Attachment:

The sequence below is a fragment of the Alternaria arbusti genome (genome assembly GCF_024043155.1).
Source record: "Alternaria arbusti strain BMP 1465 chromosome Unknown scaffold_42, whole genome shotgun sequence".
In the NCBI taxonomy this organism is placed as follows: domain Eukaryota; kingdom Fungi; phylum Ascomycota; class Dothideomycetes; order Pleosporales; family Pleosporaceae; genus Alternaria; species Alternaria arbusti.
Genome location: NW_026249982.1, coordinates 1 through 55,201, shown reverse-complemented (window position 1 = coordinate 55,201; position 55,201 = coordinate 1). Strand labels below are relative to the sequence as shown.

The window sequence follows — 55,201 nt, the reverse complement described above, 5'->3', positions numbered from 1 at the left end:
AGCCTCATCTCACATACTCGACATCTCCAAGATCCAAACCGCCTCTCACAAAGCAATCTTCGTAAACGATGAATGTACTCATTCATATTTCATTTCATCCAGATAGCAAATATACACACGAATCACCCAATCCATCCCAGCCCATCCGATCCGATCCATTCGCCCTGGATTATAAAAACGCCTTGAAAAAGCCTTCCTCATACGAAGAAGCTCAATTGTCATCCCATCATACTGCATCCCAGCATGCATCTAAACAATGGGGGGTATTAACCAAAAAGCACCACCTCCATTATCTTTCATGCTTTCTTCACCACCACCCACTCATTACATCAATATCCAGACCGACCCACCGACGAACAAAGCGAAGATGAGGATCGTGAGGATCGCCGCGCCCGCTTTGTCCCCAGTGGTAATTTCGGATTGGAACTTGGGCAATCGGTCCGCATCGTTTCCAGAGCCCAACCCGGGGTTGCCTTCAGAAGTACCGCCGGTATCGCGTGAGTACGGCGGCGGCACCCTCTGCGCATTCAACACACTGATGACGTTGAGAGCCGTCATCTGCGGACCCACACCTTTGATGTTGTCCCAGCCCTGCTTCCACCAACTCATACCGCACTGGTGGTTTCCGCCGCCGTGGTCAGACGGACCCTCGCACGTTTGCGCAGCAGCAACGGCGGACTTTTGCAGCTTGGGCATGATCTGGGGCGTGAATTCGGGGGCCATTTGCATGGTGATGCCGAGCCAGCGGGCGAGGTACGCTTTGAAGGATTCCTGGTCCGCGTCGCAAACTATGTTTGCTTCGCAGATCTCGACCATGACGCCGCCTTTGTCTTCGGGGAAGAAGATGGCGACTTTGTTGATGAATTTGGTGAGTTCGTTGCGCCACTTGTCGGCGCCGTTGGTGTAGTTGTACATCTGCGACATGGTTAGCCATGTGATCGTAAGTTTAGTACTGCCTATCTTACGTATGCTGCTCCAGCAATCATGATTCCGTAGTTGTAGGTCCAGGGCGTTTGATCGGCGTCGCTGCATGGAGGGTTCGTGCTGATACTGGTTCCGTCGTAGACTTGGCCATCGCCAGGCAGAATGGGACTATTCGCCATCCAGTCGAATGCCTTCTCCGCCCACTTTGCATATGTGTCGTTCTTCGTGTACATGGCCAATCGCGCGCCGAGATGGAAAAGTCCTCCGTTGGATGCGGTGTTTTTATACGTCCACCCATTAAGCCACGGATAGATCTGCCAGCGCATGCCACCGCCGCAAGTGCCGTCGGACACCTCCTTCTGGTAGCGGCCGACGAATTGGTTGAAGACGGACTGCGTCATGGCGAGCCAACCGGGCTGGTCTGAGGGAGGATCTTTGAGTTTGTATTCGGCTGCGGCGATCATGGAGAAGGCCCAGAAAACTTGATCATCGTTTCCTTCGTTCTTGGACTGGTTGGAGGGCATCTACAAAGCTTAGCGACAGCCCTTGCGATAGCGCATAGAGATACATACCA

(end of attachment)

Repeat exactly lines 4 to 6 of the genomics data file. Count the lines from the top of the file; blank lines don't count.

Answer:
Genome location: NW_026249982.1, coordinates 1 through 55,201, shown reverse-complemented (window position 1 = coordinate 55,201; position 55,201 = coordinate 1). Strand labels below are relative to the sequence as shown.

The window sequence follows — 55,201 nt, the reverse complement described above, 5'->3', positions numbered from 1 at the left end:
AGCCTCATCTCACATACTCGACATCTCCAAGATCCAAACCGCCTCTCACAAAGCAATCTTCGTAAACGATGAATGTACTCATTCATATTTCATTTCATCCAGATAGCAAATATACACACGAATCACCCAATCCATCCCAGCCCATCCGATCCGATCCATTCGCCCTGGATTATAAAAACGCCTTGAAAAAGCCTTCCTCATACGAAGAAGCTCAATTGTCATCCCATCATACTGCATCCCAGCATGCATCTAAACAATGGGGGGTATTAACCAAAAAGCACCACCTCCATTATCTTTCATGCTTTCTTCACCACCACCCACTCATTACATCAATATCCAGACCGACCCACCGACGAACAAAGCGAAGATGAGGATCGTGAGGATCGCCGCGCCCGCTTTGTCCCCAGTGGTAATTTCGGATTGGAACTTGGGCAATCGGTCCGCATCGTTTCCAGAGCCCAACCCGGGGTTGCCTTCAGAAGTACCGCCGGTATCGCGTGAGTACGGCGGCGGCACCCTCTGCGCATTCAACACACTGATGACGTTGAGAGCCGTCATCTGCGGACCCACACCTTTGATGTTGTCCCAGCCCTGCTTCCACCAACTCATACCGCACTGGTGGTTTCCGCCGCCGTGGTCAGACGGACCCTCGCACGTTTGCGCAGCAGCAACGGCGGACTTTTGCAGCTTGGGCATGATCTGGGGCGTGAATTCGGGGGCCATTTGCATGGTGATGCCGAGCCAGCGGGCGAGGTACGCTTTGAAGGATTCCTGGTCCGCGTCGCAAACTATGTTTGCTTCGCAGATCTCGACCATGACGCCGCCTTTGTCTTCGGGGAAGAAGATGGCGACTTTGTTGATGAATTTGGTGAGTTCGTTGCGCCACTTGTCGGCGCCGTTGGTGTAGTTGTACATCTGCGACATGGTTAGCCATGTGATCGTAAGTTTAGTACTGCCTATCTTACGTATGCTGCTCCAGCAATCATGATTCCGTAGTTGTAGGTCCAGGGCGTTTGATCGGCGTCGCTGCATGGAGGGTTCGTGCTGATACTGGTTCCGTCGTAGACTTGGCCATCGCCAGGCAGAATGGGACTATTCGCCATCCAGTCGAATGCCTTCTCCGCCCACTTTGCATATGTGTCGTTCTTCGTGTACATGGCCAATCGCGCGCCGAGATGGAAAAGTCCTCCGTTGGATGCGGTGTTTTTATACGTCCACCCATTAAGCCACGGATAGATCTGCCAGCGCATGCCACCGCCGCAAGTGCCGTCGGACACCTCCTTCTGGTAGCGGCCGACGAATTGGTTGAAGACGGACTGCGTCATGGCGAGCCAACCGGGCTGGTCTGAGGGAGGATCTTTGAGTTTGTATTCGGCTGCGGCGATCATGGAGAAGGCCCAGAAAACTTGATCATCGTTTCCTTCGTTCTTGGACTGGTTGGAGGGCATCTACAAAGCTTAGCGACAGCCCTTGCGATAGCGCATAGAGATACATACCA